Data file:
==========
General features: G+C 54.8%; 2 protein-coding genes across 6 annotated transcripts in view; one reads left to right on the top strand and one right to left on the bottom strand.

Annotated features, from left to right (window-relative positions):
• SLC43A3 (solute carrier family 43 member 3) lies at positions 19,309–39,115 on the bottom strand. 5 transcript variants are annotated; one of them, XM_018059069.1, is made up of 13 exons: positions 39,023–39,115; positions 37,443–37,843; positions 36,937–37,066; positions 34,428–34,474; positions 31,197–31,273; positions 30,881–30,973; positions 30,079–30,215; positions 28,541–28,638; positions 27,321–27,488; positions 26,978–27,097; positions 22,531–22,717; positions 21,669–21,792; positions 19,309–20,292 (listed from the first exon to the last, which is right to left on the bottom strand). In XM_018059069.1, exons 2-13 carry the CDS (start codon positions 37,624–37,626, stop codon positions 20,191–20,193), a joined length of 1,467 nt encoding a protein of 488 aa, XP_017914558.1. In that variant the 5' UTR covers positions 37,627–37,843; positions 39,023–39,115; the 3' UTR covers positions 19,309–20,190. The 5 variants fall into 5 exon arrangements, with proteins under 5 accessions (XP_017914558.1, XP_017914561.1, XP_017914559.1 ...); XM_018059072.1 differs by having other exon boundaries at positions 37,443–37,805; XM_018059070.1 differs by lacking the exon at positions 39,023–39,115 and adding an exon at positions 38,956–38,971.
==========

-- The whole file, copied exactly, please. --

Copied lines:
General features: G+C 54.8%; 2 protein-coding genes across 6 annotated transcripts in view; one reads left to right on the top strand and one right to left on the bottom strand.

Annotated features, from left to right (window-relative positions):
• SLC43A3 (solute carrier family 43 member 3) lies at positions 19,309–39,115 on the bottom strand. 5 transcript variants are annotated; one of them, XM_018059069.1, is made up of 13 exons: positions 39,023–39,115; positions 37,443–37,843; positions 36,937–37,066; positions 34,428–34,474; positions 31,197–31,273; positions 30,881–30,973; positions 30,079–30,215; positions 28,541–28,638; positions 27,321–27,488; positions 26,978–27,097; positions 22,531–22,717; positions 21,669–21,792; positions 19,309–20,292 (listed from the first exon to the last, which is right to left on the bottom strand). In XM_018059069.1, exons 2-13 carry the CDS (start codon positions 37,624–37,626, stop codon positions 20,191–20,193), a joined length of 1,467 nt encoding a protein of 488 aa, XP_017914558.1. In that variant the 5' UTR covers positions 37,627–37,843; positions 39,023–39,115; the 3' UTR covers positions 19,309–20,190. The 5 variants fall into 5 exon arrangements, with proteins under 5 accessions (XP_017914558.1, XP_017914561.1, XP_017914559.1 ...); XM_018059072.1 differs by having other exon boundaries at positions 37,443–37,805; XM_018059070.1 differs by lacking the exon at positions 39,023–39,115 and adding an exon at positions 38,956–38,971.